Westside Stories— Lemaire Channel

We leave the incredibly beautiful but restless anchorage early in the morning. Just around the corner, the spectacular entrance to the Lemaire Channel awaits us. This six-kilometre-long strait between the peninsula and the offshore Booth Island is very narrow, measuring just 720 m wide at its narrowest point. Plenty of room for us small yachts, even if we have to slalom through the ice. Large cruisers approaching announce their passage on the radio, as only one ship at a time can pass through the canal. On both sides of the canal, the mountains rise up to 1,000 meters above sea level. Coupled with numerous glaciers, this is a spectacular backdrop that makes the passage an impressive experience.

Numerous blue icebergs await us on the south side, and Hovgaard Island – a larger island in the middle of an archipelago of numerous small, mostly flat islands that stretches out to the west and south. The anchor drops at around nine o’clock. The island is covered by a gently rounded, snow-white glacier cap. Most of us want to climb its 368-metre-high peak. Meanwhile, Unda and Ursula prefer a short kayak tour to the neighboring penguins.

We put our snowshoes in the Zodiac and are accompanied and followed by a curious leopard seal during the crossing to the island, just like on Astrolabe Island. A little too curious for our liking, after a while it starts to repeatedly graze the side walls of the dinghy with its head and body, dives under us, swims at us again … It is easy to see in the crystal-clear water, its strength and elegance are impressive, as are its huge head and suddenly open mouth from close up. Once again we have the image of those pointed teeth in the orange rubber before our eyes and accelerate. So does the leopard seal. And it is fast – of course, after all it loves to chase penguins as fast as an arrow. But we can’t really shake it off. We are glad when we scramble ashore, wish Voj a safe return journey, put on our snowshoes and are ready to go.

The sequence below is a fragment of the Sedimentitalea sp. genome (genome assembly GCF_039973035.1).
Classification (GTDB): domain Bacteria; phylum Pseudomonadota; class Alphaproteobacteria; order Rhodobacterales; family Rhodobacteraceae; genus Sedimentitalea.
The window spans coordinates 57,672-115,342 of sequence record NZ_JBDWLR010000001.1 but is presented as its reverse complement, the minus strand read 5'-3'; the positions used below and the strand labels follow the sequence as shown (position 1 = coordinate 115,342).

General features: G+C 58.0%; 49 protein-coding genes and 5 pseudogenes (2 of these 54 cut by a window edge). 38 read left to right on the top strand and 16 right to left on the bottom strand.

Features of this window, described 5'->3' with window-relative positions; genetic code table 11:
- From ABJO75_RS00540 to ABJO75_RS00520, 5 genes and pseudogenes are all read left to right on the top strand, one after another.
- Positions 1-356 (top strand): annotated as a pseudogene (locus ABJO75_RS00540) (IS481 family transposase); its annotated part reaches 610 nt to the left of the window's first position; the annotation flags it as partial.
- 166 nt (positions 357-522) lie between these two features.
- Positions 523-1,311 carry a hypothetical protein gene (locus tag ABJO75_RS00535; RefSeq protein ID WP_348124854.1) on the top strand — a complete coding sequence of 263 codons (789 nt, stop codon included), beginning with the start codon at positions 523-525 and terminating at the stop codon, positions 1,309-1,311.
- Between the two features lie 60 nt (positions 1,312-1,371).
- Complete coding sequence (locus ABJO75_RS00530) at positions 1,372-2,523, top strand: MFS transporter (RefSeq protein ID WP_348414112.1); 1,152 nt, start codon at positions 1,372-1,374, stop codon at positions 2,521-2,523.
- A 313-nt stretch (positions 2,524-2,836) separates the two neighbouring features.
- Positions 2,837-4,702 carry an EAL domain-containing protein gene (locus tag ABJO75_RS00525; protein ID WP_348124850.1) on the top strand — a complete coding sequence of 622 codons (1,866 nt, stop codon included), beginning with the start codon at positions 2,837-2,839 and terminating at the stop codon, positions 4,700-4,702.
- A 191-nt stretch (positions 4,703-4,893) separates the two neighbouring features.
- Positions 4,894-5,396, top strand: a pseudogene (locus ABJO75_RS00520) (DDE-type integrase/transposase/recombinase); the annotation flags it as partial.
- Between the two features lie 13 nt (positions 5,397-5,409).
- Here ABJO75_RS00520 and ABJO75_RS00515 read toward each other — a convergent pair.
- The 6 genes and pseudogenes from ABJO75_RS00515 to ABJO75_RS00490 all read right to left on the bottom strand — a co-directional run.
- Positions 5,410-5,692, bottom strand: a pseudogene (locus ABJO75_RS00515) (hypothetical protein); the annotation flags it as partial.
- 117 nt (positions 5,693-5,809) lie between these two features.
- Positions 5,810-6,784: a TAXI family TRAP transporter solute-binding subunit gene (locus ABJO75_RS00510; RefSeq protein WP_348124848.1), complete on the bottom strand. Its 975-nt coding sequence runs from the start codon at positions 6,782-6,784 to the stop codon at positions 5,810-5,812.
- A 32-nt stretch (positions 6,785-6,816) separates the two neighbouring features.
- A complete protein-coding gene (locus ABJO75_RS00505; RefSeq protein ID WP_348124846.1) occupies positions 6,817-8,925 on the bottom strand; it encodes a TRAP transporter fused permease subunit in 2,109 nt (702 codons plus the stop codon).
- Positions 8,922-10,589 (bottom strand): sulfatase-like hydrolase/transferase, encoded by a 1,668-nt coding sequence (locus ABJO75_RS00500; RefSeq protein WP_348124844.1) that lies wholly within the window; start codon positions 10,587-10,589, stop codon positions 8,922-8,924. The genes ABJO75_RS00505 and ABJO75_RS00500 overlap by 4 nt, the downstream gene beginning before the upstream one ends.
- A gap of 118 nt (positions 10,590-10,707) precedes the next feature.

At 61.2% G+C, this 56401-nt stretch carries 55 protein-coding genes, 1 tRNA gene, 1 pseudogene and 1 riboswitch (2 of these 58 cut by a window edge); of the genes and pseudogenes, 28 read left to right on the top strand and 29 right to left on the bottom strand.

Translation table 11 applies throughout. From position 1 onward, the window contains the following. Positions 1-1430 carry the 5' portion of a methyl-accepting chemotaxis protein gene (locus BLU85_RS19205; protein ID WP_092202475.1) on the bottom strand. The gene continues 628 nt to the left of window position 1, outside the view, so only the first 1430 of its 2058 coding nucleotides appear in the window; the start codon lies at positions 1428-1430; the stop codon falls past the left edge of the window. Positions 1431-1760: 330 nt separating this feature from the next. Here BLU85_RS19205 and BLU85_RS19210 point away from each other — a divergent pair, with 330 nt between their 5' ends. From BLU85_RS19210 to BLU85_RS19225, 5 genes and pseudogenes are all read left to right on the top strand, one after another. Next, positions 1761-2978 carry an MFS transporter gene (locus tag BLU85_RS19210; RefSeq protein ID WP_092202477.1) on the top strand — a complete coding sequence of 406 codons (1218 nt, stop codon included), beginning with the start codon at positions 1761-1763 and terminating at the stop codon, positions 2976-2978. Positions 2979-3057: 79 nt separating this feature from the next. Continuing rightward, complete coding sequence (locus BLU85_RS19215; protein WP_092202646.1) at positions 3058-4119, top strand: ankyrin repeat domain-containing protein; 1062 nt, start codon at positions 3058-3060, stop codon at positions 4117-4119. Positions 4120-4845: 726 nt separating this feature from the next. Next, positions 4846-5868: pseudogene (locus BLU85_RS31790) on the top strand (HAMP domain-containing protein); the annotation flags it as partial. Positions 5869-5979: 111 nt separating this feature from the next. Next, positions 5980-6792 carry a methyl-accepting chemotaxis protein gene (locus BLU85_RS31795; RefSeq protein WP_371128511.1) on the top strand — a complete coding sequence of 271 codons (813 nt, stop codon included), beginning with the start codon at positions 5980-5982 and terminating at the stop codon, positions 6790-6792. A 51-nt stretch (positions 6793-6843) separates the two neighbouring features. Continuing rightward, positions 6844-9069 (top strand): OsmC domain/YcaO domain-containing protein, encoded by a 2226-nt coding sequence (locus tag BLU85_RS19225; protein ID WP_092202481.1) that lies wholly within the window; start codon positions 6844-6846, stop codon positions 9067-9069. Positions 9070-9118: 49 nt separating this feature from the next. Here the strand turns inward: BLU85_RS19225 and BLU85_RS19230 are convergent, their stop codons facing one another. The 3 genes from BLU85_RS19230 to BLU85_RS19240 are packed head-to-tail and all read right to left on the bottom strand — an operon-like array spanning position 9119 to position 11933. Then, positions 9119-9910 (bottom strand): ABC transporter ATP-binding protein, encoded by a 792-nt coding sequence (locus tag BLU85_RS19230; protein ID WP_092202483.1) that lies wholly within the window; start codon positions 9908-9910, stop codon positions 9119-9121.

It takes us just under an hour and a half to climb the hill, which looks so inconspicuous from below. Small black dots in the white, vast landscape. The glacier is covered in snow. The higher we get, the more beautiful the view of the archipelago, the countless blue-white icebergs floating like ice cubes in the sea, the southern portal of the Lemaire Channel and the peaks of the Antarctic Peninsula, which unfortunately remain largely hidden in higher layers of cloud. And very small down there, between all this splendor, lies our red Selma.

It’s good to get our legs moving again and we really enjoy the variety of this snowshoe tour. Back on the coast, a skua takes an interest in our snowshoes and we discover an old depot, still full of supplies and emergency equipment. Alan identifies it as clearly British due to its contents and the color coding. On the way back we remain unmolested this time, Voj and we take a different route with the Zodiac so as not to dispute the leopard seal’s territory again.

After some refreshments, we weigh anchor and set off, heading south. It’s about two hours to the Ukrainian Vernadsky Station. This is our next destination. We want to pay a visit to Piotr’s friends here and take a two-day break to find some peace and quiet and avoid the strong winds forecast for the next few days. We are excited.

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